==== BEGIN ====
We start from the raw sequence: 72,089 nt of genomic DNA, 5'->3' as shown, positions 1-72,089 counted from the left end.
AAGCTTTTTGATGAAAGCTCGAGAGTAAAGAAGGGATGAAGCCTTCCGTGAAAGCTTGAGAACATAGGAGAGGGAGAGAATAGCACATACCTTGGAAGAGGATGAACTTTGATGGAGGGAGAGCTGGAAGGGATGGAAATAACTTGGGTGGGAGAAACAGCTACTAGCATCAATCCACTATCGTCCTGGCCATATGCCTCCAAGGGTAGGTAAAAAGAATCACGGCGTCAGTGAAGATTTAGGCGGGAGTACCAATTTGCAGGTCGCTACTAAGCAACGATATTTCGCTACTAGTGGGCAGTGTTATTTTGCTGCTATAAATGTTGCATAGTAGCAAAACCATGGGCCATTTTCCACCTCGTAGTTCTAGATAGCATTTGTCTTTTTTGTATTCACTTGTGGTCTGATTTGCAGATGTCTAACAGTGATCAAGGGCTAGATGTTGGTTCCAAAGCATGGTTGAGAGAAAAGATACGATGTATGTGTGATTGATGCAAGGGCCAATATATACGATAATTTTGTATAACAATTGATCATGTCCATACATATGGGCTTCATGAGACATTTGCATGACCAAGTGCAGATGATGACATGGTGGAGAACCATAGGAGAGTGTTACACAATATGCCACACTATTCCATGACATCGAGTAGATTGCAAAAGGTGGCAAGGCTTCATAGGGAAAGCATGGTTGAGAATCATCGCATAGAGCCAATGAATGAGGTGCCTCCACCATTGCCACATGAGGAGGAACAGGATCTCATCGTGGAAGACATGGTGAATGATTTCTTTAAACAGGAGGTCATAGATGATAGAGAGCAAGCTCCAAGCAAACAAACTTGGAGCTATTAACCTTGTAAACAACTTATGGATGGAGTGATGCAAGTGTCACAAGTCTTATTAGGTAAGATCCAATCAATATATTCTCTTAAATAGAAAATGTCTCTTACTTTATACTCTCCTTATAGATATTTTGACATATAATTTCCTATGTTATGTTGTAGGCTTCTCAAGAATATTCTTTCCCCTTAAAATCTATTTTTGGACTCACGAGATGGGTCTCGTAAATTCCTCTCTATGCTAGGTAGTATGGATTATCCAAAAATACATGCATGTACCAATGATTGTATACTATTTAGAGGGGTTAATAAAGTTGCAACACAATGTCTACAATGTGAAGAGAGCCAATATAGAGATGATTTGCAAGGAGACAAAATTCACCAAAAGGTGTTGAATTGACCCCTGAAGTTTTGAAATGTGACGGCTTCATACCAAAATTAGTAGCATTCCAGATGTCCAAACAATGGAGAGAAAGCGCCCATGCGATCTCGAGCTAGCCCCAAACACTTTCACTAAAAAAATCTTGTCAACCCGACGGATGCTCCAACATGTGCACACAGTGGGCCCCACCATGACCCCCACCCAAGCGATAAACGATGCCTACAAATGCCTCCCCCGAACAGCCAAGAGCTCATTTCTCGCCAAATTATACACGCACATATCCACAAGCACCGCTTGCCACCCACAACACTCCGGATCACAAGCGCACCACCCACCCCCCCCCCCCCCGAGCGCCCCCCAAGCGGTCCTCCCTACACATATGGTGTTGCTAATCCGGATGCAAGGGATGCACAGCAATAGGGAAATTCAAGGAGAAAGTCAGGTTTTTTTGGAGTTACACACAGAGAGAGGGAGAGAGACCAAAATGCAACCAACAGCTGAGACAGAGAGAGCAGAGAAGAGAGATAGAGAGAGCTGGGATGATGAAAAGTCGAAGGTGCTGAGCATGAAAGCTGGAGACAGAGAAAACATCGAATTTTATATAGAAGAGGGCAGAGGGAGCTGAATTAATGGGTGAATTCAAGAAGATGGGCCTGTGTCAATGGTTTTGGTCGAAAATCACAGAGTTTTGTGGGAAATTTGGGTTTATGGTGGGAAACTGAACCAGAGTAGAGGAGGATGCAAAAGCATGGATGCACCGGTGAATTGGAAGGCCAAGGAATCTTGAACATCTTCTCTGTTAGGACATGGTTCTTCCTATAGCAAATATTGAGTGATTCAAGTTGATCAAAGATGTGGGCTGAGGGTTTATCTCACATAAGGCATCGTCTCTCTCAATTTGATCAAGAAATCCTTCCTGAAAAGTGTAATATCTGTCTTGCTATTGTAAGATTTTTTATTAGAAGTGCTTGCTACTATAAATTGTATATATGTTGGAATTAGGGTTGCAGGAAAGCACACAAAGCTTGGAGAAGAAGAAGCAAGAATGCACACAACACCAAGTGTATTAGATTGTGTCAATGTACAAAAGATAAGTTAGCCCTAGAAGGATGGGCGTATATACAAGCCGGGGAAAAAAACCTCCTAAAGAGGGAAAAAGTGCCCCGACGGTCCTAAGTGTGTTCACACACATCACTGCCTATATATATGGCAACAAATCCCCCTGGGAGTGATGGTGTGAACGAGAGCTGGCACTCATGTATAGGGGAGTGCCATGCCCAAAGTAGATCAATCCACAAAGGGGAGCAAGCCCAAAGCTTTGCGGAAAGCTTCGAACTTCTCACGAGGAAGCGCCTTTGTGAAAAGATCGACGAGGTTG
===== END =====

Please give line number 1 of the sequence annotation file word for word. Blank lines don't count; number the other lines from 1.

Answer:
We start from the raw sequence: 72,089 nt of genomic DNA, 5'->3' as shown, positions 1-72,089 counted from the left end.